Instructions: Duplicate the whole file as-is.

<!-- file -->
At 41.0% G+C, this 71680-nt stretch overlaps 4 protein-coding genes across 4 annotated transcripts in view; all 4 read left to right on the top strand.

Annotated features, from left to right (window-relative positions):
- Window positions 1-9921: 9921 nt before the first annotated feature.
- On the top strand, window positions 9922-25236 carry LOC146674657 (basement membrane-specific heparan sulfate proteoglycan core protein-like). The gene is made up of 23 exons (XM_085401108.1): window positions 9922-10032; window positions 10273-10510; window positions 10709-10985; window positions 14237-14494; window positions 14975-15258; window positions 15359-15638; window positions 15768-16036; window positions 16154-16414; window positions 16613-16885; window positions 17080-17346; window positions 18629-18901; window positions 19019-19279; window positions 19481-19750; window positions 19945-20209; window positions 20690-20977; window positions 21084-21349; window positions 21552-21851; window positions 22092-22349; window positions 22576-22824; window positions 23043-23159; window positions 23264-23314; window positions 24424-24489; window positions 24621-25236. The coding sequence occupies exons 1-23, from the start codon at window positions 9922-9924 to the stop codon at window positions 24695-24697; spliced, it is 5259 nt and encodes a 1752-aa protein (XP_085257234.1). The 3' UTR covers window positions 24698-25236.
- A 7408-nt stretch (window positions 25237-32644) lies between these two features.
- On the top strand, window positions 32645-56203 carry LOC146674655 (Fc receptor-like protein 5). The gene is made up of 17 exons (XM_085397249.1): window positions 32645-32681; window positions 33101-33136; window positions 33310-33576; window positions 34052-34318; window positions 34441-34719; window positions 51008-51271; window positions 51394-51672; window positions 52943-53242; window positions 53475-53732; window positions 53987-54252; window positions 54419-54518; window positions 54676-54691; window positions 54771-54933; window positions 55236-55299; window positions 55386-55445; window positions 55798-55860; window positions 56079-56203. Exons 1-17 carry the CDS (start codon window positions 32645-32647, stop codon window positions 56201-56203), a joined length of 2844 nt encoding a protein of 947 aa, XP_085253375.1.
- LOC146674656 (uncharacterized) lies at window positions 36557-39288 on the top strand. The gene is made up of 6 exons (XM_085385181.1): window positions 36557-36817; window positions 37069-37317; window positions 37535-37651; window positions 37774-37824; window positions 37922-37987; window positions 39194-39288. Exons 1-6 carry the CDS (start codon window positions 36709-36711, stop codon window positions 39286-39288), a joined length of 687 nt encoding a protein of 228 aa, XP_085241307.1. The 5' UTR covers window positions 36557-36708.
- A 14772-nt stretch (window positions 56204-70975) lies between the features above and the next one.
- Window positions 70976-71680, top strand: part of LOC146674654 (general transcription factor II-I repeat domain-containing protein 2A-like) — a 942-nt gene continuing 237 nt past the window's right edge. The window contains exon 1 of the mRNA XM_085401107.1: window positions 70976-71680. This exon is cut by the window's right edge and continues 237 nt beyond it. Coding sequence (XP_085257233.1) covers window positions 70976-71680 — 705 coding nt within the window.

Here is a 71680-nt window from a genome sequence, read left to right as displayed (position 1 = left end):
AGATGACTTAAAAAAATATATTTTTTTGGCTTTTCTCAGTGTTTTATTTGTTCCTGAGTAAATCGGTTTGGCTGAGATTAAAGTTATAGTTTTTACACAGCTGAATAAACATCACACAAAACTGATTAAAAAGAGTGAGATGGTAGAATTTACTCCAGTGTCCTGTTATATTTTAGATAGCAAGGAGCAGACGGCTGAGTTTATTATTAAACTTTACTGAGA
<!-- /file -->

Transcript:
At 41.0% G+C, this 71680-nt stretch overlaps 4 protein-coding genes across 4 annotated transcripts in view; all 4 read left to right on the top strand.

Annotated features, from left to right (window-relative positions):
- Window positions 1-9921: 9921 nt before the first annotated feature.
- On the top strand, window positions 9922-25236 carry LOC146674657 (basement membrane-specific heparan sulfate proteoglycan core protein-like). The gene is made up of 23 exons (XM_085401108.1): window positions 9922-10032; window positions 10273-10510; window positions 10709-10985; window positions 14237-14494; window positions 14975-15258; window positions 15359-15638; window positions 15768-16036; window positions 16154-16414; window positions 16613-16885; window positions 17080-17346; window positions 18629-18901; window positions 19019-19279; window positions 19481-19750; window positions 19945-20209; window positions 20690-20977; window positions 21084-21349; window positions 21552-21851; window positions 22092-22349; window positions 22576-22824; window positions 23043-23159; window positions 23264-23314; window positions 24424-24489; window positions 24621-25236. The coding sequence occupies exons 1-23, from the start codon at window positions 9922-9924 to the stop codon at window positions 24695-24697; spliced, it is 5259 nt and encodes a 1752-aa protein (XP_085257234.1). The 3' UTR covers window positions 24698-25236.
- A 7408-nt stretch (window positions 25237-32644) lies between these two features.
- On the top strand, window positions 32645-56203 carry LOC146674655 (Fc receptor-like protein 5). The gene is made up of 17 exons (XM_085397249.1): window positions 32645-32681; window positions 33101-33136; window positions 33310-33576; window positions 34052-34318; window positions 34441-34719; window positions 51008-51271; window positions 51394-51672; window positions 52943-53242; window positions 53475-53732; window positions 53987-54252; window positions 54419-54518; window positions 54676-54691; window positions 54771-54933; window positions 55236-55299; window positions 55386-55445; window positions 55798-55860; window positions 56079-56203. Exons 1-17 carry the CDS (start codon window positions 32645-32647, stop codon window positions 56201-56203), a joined length of 2844 nt encoding a protein of 947 aa, XP_085253375.1.
- LOC146674656 (uncharacterized) lies at window positions 36557-39288 on the top strand. The gene is made up of 6 exons (XM_085385181.1): window positions 36557-36817; window positions 37069-37317; window positions 37535-37651; window positions 37774-37824; window positions 37922-37987; window positions 39194-39288. Exons 1-6 carry the CDS (start codon window positions 36709-36711, stop codon window positions 39286-39288), a joined length of 687 nt encoding a protein of 228 aa, XP_085241307.1. The 5' UTR covers window positions 36557-36708.
- A 14772-nt stretch (window positions 56204-70975) lies between the features above and the next one.
- Window positions 70976-71680, top strand: part of LOC146674654 (general transcription factor II-I repeat domain-containing protein 2A-like) — a 942-nt gene continuing 237 nt past the window's right edge. The window contains exon 1 of the mRNA XM_085401107.1: window positions 70976-71680. This exon is cut by the window's right edge and continues 237 nt beyond it. Coding sequence (XP_085257233.1) covers window positions 70976-71680 — 705 coding nt within the window.

Here is a 71680-nt window from a genome sequence, read left to right as displayed (position 1 = left end):
AGATGACTTAAAAAAATATATTTTTTTGGCTTTTCTCAGTGTTTTATTTGTTCCTGAGTAAATCGGTTTGGCTGAGATTAAAGTTATAGTTTTTACACAGCTGAATAAACATCACACAAAACTGATTAAAAAGAGTGAGATGGTAGAATTTACTCCAGTGTCCTGTTATATTTTAGATAGCAAGGAGCAGACGGCTGAGTTTATTATTAAACTTTACTGAGA